In early August, a security researcher was following his regular routine for hunting down sensitive information published online when he discovered a file with the suspicious name of ‘verizon-sftp’. In the petabytes of data generated on the Internet each day, there are many nuggets of unsecured and highly confidential information that are published due to mistakes or weak security practices. Much of this data can be discovered without any hacking skills, it’s simply sitting there waiting to be found. In this case, the researcher was using a specialized search engine to find websites with open networking ports such as file transfer protocol (FTP) that are associated with data hosting.

The researcher’s data find turned out to be very significant, including gigabytes of logs of customer support interactions including names, cell phone numbers, and pin codes of Verizon customers. The exposed server was managed by a company, Israel-based NICE, that provides outsourced customer support for enterprises such as Verizon. Following proper protocol, the researcher privately notified both Verizon and NICE about the exposed server and gave them a chance to fix the situation before he went public. While there is no evidence that the data was ever used maliciously, it’s certainly possible that someone else could have discovered and surreptitiously downloaded it.

The Verizon incident highlights how the increased efficiencies of cloud architectures can also expose companies to significant risks. The ease of uploading data to the cloud makes it possible to accidentally publish data to a larger audience than intended. 

In many cases, these security breaches begin with good intentions. Imagine a lone IT worker who is assigned a task to share a file with a person at another company. For the IT worker, a quick and easy solution is to use their personal AWS account and get the job done in 10 minutes instead of waiting a week for the security team to set up an official file transfer box. They can even skip setting up login credentials by making the file publicly accessible to anyone who knows the link. In the IT worker’s thinking, the solution is relatively low risk because file access can be removed immediately afterward. The problem occurs when a worker forgets about the file or has some reason to leave it there indefinitely. The file might sit there for years until it's accidentally indexed by a search engine or discovered by someone searching for specific file types.

A dramatic example of the insecure cloud came to light recently due to an outsourcing contract by the Swedish government to IBM. The outsourcing agreement involved IBM taking over a transport ministry database that contained sensitive information about Swedish drivers, notably including the home addresses of thousands of drivers who were living with protected identities. This sensitive database had been uploaded to IBM’s cloud hosting and was managed by numerous people across multiple countries who had never received a proper security clearance. To make matters worse, the database was sent by unencrypted email to a list of marketing companies so it could be used in direct marketing campaigns to Swedish car owners. When discovered, this incident resulted in the firing of the Swedish transport minister.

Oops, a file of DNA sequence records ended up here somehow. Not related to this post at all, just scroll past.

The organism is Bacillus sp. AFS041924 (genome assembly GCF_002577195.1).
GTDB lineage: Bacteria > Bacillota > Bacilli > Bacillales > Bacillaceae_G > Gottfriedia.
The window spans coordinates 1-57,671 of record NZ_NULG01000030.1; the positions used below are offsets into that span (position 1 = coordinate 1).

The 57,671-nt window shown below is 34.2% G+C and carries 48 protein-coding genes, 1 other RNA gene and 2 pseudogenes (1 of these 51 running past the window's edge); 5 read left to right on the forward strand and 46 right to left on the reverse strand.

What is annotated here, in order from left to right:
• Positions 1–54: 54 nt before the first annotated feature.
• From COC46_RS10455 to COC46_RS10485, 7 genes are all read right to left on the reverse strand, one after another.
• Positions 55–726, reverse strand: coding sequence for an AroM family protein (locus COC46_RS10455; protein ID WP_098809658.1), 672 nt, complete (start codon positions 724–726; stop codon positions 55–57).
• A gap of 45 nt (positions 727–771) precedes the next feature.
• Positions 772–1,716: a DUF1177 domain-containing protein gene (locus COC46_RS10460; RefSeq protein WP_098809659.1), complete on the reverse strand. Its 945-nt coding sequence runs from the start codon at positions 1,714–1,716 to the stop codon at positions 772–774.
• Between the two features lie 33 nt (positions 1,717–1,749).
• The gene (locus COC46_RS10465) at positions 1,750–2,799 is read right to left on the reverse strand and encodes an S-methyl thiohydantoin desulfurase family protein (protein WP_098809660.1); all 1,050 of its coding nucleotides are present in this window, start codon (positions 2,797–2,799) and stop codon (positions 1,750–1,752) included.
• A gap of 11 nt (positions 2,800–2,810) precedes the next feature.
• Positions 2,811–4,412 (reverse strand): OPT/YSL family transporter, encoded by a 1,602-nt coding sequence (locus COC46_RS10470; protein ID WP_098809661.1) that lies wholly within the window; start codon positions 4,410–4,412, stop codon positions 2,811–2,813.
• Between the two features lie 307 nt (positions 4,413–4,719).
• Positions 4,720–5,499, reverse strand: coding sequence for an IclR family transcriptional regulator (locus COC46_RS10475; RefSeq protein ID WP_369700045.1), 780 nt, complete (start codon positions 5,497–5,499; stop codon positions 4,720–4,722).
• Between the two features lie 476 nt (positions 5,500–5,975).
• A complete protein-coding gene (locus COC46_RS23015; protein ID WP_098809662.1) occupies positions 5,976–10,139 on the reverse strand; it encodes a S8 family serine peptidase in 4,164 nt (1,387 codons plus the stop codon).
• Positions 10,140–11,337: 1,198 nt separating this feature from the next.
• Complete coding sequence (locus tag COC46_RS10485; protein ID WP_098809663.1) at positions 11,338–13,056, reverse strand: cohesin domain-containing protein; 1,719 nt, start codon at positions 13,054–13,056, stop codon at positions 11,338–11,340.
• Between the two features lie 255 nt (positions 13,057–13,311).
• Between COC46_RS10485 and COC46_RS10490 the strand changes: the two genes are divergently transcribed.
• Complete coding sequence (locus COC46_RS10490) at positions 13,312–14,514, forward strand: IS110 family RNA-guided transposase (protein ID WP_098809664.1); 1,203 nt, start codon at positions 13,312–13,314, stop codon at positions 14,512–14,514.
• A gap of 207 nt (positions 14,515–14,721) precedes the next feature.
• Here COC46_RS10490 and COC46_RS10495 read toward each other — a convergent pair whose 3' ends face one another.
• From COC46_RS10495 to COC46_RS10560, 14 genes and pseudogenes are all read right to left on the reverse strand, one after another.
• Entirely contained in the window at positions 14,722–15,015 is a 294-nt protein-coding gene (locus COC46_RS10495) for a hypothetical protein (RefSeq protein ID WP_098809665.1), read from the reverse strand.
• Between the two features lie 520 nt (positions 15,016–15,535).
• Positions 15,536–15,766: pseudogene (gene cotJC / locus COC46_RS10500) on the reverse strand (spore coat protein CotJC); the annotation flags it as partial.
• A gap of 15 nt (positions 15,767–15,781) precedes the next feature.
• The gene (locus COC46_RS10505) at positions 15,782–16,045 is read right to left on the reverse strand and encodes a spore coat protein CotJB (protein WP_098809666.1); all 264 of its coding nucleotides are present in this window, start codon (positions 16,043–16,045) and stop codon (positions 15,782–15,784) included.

There are lessons to learn from both the Verizon and Swedish transport ministry incidents. One point is that care should be taken when entering an outsourcing agreement that includes hosting in someone else’s cloud. Outsourced firms should be held to high security standards that are enforced through a combination of documented policies, audits, and financial penalties for security breaches.

Despite the risks, the use of cloud hosting won’t slow down and shouldn’t be discouraged. The cloud is a fantastic innovation that brings great benefits for organizational efficiency. The cloud can also greatly improve an organization’s security posture through the automation of backups, logging, auditing, software patches, code deployments, and much more.

Here are some basic security precautions that can be taken to protect against accidental or deliberate exposure of data in the cloud:

  • Encrypt all sensitive data and create policies to only allow decryption under specific circumstances. This single security measure would have minimized the impact of both the Verizon and Swedish transport ministry data exposures.
  • Provide cloud security training to anyone who has access to sensitive data. Make this a part of the process of onboarding new workers, both in-house and out-sourced.
  • Turn on any auditing capabilities for cloud hosting providers, for example, by configuring an alert that fires when files are shared publicly.
  • Try to reduce barriers for workers to get their jobs done. There is a time and place to be agile and fast moving, and a time to be methodical and careful. If the official IT team has a reputation for being overly restrictive, it’s likely that someone will try to get around it by setting up their own cloud.